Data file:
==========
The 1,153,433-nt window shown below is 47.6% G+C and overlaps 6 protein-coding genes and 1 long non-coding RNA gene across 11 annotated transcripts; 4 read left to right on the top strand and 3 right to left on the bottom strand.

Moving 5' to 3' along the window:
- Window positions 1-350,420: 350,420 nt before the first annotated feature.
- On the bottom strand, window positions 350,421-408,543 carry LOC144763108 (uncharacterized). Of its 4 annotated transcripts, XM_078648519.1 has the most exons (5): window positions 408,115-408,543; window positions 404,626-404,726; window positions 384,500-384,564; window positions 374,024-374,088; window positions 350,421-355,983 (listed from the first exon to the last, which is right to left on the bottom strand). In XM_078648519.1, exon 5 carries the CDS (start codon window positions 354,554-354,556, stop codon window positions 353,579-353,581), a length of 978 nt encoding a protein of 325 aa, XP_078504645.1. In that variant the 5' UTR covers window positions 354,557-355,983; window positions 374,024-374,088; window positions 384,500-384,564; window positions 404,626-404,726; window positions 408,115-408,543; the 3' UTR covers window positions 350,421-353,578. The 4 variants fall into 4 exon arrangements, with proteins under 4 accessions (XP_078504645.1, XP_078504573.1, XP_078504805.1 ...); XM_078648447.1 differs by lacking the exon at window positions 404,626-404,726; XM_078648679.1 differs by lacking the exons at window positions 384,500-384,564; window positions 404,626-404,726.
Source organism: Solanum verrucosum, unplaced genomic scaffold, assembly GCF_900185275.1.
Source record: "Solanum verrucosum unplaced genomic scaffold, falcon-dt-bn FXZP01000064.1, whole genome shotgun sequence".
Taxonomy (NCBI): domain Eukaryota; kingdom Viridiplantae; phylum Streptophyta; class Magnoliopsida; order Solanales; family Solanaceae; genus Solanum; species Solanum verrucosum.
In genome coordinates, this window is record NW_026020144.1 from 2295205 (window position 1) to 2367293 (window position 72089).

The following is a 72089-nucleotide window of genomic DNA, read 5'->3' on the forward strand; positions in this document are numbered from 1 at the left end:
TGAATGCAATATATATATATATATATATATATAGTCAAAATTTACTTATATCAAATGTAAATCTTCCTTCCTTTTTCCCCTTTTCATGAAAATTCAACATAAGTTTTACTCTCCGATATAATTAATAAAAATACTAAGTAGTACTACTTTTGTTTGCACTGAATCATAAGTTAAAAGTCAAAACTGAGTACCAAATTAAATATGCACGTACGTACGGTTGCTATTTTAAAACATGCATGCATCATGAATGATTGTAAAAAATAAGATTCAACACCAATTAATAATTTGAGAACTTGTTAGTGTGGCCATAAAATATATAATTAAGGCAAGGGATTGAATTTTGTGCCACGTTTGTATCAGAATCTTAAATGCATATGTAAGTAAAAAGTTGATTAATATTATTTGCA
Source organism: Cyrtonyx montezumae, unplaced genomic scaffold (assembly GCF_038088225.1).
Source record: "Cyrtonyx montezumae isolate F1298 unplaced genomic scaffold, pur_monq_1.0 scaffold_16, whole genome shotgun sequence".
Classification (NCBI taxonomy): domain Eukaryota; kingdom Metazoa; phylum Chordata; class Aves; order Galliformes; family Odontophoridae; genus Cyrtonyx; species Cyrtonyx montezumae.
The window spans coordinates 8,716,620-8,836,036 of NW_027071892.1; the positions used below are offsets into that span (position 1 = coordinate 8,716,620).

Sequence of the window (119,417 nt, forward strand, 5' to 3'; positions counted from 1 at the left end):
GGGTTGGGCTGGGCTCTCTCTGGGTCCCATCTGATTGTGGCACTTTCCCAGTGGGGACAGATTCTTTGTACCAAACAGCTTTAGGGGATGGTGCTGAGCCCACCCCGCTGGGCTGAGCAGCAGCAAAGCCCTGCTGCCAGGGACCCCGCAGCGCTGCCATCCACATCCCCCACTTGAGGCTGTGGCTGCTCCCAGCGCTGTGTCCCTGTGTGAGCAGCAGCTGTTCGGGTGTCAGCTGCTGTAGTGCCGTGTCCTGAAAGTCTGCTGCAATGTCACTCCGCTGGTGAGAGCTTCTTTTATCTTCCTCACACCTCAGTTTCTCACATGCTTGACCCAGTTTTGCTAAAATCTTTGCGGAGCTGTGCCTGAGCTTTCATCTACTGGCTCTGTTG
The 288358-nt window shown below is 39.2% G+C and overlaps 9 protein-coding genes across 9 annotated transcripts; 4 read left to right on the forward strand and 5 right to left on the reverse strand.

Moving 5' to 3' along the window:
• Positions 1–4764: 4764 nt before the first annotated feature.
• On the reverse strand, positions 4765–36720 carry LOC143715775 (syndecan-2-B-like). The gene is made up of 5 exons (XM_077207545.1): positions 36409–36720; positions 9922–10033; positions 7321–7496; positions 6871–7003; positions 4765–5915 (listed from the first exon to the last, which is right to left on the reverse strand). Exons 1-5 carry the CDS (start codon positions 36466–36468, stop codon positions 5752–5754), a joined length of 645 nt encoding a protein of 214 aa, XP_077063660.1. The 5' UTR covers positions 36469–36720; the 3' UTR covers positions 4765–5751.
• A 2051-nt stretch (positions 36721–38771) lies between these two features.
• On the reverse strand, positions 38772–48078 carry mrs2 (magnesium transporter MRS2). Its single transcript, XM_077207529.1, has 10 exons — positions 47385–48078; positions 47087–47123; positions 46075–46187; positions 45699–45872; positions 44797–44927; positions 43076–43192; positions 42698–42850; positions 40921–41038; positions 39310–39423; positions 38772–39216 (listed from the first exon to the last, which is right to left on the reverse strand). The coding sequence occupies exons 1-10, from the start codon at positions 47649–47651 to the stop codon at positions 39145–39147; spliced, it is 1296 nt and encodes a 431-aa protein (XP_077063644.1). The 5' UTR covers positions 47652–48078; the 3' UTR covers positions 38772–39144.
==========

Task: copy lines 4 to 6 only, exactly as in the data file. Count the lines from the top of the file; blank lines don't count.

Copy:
- On the bottom strand, window positions 350,421-408,543 carry LOC144763108 (uncharacterized). Of its 4 annotated transcripts, XM_078648519.1 has the most exons (5): window positions 408,115-408,543; window positions 404,626-404,726; window positions 384,500-384,564; window positions 374,024-374,088; window positions 350,421-355,983 (listed from the first exon to the last, which is right to left on the bottom strand). In XM_078648519.1, exon 5 carries the CDS (start codon window positions 354,554-354,556, stop codon window positions 353,579-353,581), a length of 978 nt encoding a protein of 325 aa, XP_078504645.1. In that variant the 5' UTR covers window positions 354,557-355,983; window positions 374,024-374,088; window positions 384,500-384,564; window positions 404,626-404,726; window positions 408,115-408,543; the 3' UTR covers window positions 350,421-353,578. The 4 variants fall into 4 exon arrangements, with proteins under 4 accessions (XP_078504645.1, XP_078504573.1, XP_078504805.1 ...); XM_078648447.1 differs by lacking the exon at window positions 404,626-404,726; XM_078648679.1 differs by lacking the exons at window positions 384,500-384,564; window positions 404,626-404,726.
Source organism: Solanum verrucosum, unplaced genomic scaffold, assembly GCF_900185275.1.
Source record: "Solanum verrucosum unplaced genomic scaffold, falcon-dt-bn FXZP01000064.1, whole genome shotgun sequence".